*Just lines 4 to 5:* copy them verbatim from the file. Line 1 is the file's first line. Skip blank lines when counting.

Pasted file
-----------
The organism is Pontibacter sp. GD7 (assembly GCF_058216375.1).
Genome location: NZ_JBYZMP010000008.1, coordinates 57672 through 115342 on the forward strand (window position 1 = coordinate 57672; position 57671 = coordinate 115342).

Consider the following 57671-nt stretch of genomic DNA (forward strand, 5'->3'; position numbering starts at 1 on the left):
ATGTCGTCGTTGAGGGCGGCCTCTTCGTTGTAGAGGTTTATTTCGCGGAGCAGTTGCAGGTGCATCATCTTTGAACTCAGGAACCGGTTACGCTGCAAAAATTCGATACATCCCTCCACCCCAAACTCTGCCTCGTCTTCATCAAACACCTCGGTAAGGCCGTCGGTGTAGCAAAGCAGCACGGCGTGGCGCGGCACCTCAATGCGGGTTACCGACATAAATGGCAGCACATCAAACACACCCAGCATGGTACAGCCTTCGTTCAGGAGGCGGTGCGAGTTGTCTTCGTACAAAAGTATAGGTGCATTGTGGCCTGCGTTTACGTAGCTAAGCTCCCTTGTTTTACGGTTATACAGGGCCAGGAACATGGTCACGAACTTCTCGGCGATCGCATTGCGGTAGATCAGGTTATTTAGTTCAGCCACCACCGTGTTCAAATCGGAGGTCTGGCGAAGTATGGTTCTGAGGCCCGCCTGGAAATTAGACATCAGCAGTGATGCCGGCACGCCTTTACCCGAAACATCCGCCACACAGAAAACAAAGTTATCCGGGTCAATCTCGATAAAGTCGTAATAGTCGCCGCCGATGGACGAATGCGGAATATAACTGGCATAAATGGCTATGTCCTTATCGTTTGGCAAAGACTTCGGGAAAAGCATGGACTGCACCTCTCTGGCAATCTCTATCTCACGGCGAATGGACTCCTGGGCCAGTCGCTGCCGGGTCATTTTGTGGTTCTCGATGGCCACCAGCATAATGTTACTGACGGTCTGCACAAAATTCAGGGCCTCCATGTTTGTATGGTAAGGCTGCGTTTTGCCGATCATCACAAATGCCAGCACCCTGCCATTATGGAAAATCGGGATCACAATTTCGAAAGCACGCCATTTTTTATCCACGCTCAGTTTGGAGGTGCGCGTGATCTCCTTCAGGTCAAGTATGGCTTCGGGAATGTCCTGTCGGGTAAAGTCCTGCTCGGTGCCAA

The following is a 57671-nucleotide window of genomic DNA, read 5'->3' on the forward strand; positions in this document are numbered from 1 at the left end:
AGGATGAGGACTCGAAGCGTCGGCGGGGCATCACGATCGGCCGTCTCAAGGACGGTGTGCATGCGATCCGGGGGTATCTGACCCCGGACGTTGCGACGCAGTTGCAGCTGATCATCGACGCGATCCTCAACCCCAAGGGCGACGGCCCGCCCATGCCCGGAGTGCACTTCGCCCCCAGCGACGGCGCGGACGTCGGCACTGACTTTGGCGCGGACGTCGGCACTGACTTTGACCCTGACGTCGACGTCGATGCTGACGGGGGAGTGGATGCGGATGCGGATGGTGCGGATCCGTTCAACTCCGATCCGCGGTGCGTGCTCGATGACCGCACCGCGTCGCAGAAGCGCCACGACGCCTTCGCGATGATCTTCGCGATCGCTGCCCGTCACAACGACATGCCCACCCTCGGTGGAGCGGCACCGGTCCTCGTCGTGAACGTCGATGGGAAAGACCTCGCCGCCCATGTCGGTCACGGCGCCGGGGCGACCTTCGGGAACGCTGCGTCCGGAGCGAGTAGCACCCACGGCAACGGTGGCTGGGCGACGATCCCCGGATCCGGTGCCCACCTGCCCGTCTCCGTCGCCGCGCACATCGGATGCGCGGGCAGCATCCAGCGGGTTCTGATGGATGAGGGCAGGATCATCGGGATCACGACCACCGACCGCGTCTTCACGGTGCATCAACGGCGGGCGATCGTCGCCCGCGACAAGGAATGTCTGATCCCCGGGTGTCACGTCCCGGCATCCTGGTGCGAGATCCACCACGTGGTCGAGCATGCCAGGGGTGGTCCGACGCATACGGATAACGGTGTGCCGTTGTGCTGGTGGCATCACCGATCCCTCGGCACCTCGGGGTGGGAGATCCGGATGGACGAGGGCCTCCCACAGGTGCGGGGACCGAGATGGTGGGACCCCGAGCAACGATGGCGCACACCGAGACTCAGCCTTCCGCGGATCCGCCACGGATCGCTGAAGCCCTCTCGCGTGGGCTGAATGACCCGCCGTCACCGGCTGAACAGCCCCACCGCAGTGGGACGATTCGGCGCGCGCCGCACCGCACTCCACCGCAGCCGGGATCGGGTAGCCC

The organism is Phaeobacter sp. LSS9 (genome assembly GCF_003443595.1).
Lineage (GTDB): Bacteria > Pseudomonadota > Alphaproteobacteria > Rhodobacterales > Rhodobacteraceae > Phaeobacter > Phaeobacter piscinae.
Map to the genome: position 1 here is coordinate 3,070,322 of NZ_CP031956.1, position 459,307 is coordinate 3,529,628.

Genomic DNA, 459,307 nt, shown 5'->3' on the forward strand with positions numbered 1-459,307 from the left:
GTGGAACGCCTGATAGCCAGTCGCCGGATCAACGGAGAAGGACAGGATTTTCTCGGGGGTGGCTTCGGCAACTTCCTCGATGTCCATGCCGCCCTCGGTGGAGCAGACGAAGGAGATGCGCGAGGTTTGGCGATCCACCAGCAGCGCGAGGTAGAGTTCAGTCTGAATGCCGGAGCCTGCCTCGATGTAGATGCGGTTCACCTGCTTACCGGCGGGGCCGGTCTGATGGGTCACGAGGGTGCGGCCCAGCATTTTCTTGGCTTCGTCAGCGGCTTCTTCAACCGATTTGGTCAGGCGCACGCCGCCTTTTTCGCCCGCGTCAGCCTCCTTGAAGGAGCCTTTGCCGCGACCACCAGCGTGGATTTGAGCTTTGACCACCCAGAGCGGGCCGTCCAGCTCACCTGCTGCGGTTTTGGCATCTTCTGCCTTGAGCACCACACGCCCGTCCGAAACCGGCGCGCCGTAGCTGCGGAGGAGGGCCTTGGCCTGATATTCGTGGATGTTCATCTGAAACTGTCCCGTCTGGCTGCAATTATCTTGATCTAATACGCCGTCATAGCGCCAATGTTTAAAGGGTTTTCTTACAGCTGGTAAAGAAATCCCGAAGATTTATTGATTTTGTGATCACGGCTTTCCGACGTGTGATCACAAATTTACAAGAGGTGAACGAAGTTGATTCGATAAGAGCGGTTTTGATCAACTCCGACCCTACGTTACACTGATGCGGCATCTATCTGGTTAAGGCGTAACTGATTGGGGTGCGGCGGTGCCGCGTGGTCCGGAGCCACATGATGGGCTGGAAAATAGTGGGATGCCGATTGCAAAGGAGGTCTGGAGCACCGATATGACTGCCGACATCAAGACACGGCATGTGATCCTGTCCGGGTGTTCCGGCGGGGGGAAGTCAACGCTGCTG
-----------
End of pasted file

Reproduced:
ATGTCGTCGTTGAGGGCGGCCTCTTCGTTGTAGAGGTTTATTTCGCGGAGCAGTTGCAGGTGCATCATCTTTGAACTCAGGAACCGGTTACGCTGCAAAAATTCGATACATCCCTCCACCCCAAACTCTGCCTCGTCTTCATCAAACACCTCGGTAAGGCCGTCGGTGTAGCAAAGCAGCACGGCGTGGCGCGGCACCTCAATGCGGGTTACCGACATAAATGGCAGCACATCAAACACACCCAGCATGGTACAGCCTTCGTTCAGGAGGCGGTGCGAGTTGTCTTCGTACAAAAGTATAGGTGCATTGTGGCCTGCGTTTACGTAGCTAAGCTCCCTTGTTTTACGGTTATACAGGGCCAGGAACATGGTCACGAACTTCTCGGCGATCGCATTGCGGTAGATCAGGTTATTTAGTTCAGCCACCACCGTGTTCAAATCGGAGGTCTGGCGAAGTATGGTTCTGAGGCCCGCCTGGAAATTAGACATCAGCAGTGATGCCGGCACGCCTTTACCCGAAACATCCGCCACACAGAAAACAAAGTTATCCGGGTCAATCTCGATAAAGTCGTAATAGTCGCCGCCGATGGACGAATGCGGAATATAACTGGCATAAATGGCTATGTCCTTATCGTTTGGCAAAGACTTCGGGAAAAGCATGGACTGCACCTCTCTGGCAATCTCTATCTCACGGCGAATGGACTCCTGGGCCAGTCGCTGCCGGGTCATTTTGTGGTTCTCGATGGCCACCAGCATAATGTTACTGACGGTCTGCACAAAATTCAGGGCCTCCATGTTTGTATGGTAAGGCTGCGTTTTGCCGATCATCACAAATGCCAGCACCCTGCCATTATGGAAAATCGGGATCACAATTTCGAAAGCACGCCATTTTTTATCCACGCTCAGTTTGGAGGTGCGCGTGATCTCCTTCAGGTCAAGTATGGCTTCGGGAATGTCCTGTCGGGTAAAGTCCTGCTCGGTGCCAA

The following is a 57671-nucleotide window of genomic DNA, read 5'->3' on the forward strand; positions in this document are numbered from 1 at the left end: